This post has nothing to do with zoning. Instead, it’s a plea to keep the Vienna farmers’ market open later in the year. And related issues.
Most of what you need to know about the economics of farmers’ markets can be summed up in one number: Farm share of the cost of grocery store produce.
In a nutshell, maybe 30 cents on the dollar. So, selling directly to the consumer, at (roughly) grocery-store prices, gives them three to four times as much revenue per unit sold.
Put aside the other potential benefits and costs. The produce is fresher. It travels a shorter distance, but likely travels in a less fuel-efficient fashion. It supports small business. And so on. Fact is, tripling per-unit revenues, relative to other sales outlets, appears to provide a good incentive to participate.
Local last dates for farmers’ markets
It’s a fair bet, then, that farmers would like to continue the Vienna market for as long as they have customers. Currently it ends in October, so that would mean extending into November, say?
While the Optimists run the market, it’s Town regulations that end it in October. The allowable first and last dates, the monopoly status of the market, and the hours, are all literally prescribed in Town statute.
Sec. 18-154. - Display of merchandise. ... , the Town Manager is authorized to permit one private farmers' market or marketplace in the Town each year from May 1 to October 31, ... The hours of activity shall be limited to 7:30 a.m. until 1:30 p.m., Saturday only.
By contrast, here’s the month in which other local Fairfax County farmers’ markets shut down (via Falls Church, Fairfax City, and Fairfax County websites):
|Falls Church||None (year round)|
The conclusion is that the median farmers’ market in Fairfax County runs through some time in November. And that four of them run through December or later.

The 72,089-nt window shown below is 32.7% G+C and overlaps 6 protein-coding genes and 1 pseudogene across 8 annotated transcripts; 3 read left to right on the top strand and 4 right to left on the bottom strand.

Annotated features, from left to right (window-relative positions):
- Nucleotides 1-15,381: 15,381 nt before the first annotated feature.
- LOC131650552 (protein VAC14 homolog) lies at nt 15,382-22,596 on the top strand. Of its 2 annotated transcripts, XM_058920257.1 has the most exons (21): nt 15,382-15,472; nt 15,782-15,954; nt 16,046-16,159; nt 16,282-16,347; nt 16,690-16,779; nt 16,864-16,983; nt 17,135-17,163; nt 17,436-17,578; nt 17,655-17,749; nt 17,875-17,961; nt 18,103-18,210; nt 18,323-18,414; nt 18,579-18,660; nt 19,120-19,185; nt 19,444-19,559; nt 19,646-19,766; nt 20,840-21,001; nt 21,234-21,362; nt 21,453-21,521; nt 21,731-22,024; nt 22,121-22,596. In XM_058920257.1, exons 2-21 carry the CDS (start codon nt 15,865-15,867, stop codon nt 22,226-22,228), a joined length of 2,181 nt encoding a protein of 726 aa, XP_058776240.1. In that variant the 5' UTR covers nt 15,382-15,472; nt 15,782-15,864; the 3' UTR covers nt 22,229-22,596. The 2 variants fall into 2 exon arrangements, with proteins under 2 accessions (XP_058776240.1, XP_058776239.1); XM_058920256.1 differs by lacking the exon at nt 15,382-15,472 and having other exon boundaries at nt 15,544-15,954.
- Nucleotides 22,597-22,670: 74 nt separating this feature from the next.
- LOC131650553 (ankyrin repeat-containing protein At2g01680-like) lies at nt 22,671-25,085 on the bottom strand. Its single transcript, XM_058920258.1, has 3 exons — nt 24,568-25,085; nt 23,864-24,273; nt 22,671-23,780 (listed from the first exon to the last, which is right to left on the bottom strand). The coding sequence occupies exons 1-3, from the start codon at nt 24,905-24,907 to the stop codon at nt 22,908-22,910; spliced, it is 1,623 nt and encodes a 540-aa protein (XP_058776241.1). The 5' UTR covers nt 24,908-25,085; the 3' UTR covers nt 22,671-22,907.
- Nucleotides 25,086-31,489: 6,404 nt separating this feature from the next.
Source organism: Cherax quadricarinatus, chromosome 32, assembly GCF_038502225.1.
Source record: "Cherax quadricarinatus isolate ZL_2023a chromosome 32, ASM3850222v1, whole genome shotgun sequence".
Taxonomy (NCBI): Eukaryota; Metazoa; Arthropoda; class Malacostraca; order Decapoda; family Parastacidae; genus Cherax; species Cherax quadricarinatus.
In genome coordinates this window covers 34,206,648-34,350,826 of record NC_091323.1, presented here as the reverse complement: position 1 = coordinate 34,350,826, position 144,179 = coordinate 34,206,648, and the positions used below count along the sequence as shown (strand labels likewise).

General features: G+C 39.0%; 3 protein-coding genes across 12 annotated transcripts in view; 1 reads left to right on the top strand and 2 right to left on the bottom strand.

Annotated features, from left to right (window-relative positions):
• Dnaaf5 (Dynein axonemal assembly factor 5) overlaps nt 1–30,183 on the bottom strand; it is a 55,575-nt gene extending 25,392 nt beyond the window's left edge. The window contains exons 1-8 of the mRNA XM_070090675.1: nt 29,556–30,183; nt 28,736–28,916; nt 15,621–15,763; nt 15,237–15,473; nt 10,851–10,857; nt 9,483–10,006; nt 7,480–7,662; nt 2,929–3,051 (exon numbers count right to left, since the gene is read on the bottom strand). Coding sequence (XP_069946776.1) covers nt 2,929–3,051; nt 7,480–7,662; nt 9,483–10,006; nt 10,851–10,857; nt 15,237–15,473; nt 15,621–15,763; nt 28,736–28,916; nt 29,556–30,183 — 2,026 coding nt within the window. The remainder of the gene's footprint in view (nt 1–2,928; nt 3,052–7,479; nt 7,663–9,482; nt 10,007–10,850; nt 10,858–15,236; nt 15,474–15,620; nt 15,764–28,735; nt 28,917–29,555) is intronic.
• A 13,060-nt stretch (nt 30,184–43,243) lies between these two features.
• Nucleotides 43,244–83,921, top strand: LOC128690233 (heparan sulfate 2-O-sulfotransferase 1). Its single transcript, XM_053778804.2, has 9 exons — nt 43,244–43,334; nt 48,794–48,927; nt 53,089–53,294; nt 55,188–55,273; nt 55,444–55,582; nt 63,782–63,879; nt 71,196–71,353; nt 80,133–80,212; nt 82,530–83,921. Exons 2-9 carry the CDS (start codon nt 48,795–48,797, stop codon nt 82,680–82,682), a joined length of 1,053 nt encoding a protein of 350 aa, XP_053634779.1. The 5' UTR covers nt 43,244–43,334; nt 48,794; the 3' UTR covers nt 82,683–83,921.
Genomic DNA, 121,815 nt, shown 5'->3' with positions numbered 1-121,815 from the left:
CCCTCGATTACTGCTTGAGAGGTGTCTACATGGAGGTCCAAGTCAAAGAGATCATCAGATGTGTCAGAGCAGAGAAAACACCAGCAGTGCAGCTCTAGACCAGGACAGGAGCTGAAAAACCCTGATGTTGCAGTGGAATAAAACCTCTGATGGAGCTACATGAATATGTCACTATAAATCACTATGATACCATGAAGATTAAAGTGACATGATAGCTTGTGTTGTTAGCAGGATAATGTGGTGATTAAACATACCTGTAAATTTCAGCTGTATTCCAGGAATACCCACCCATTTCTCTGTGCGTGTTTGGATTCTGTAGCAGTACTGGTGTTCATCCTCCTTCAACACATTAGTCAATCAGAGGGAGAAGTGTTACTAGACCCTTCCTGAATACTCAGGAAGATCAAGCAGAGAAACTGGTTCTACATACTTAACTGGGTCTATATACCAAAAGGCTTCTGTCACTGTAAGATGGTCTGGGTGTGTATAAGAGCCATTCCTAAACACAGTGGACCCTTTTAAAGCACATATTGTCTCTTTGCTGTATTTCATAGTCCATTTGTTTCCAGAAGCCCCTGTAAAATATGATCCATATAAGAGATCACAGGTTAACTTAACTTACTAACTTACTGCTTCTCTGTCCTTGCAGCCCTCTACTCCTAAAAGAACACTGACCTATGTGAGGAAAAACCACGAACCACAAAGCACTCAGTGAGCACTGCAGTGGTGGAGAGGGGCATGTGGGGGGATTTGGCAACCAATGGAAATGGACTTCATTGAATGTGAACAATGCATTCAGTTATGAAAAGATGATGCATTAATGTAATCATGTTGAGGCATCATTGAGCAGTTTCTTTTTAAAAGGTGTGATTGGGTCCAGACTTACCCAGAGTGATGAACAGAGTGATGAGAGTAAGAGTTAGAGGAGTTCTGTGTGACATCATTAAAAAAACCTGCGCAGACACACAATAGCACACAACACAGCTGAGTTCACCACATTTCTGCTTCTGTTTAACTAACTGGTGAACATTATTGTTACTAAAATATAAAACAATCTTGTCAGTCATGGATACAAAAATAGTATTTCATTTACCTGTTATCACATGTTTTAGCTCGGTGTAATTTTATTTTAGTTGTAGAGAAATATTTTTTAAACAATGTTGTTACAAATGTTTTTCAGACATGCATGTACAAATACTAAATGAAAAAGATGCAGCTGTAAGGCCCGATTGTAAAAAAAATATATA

Local trend in first frost date
Those of you who are gardeners know what I mean by first frost date. The first frost of the fall marks the traditional end of the growing season for field-grown crops. Plants that aren’t frost-hardy are killed off at that point.
Even though the US has experienced relatively little in the way of global warming to date, there has been enough to affect the basic parameters of hardiness zones and growing season, including the first frost date.
The most recent version of the USDA-defined plant hardiness zones show a pronounced northward shift. These hardiness zones are defined by the average minimum winter temperature, so that shift is showing slightly warmer winters, on average. (The best animation I found of that is here, at Climate Central. You can also see the impact locally at this Washington Post page, and an interactive Washington Post map may be found at this page.)
With that as background, it should be no surprise that the first frost date is also coming later in the year, on average. Here’s a picture of the fitted trend in first frost date for Washington DC, from ClimateCentral.org. The expected date of first frost is edging toward two weeks later than it was in 1970.
My point is that even for open-field-grown produce, the growing season extends later in the year. So, even ignoring the fact that a lot of local produce is grown in poly tunnels, it’s likely that local farmers are continuing to get harvestable quantities of produce later in the year (than they did a few decades ago.) FWIW, that section of Town Code above appears to have been last updated about two decades ago.
OK, I lied
About not being about zoning. But it’s just an afterthought.
If ever there were a “gathering space” in the Town of Vienna, the farmers’ market is it. If we have a “vibrant, pedestrian-oriented” scene in town, it’s right there. Which sounds — and is — really corny, but nevertheless is true. It’s also kind of small-town, despite the best efforts of some to expunge that adjective from our vocabulary. Before going through all the fuss and bother to try to create more spaces like this, how about maximizing the one we already have?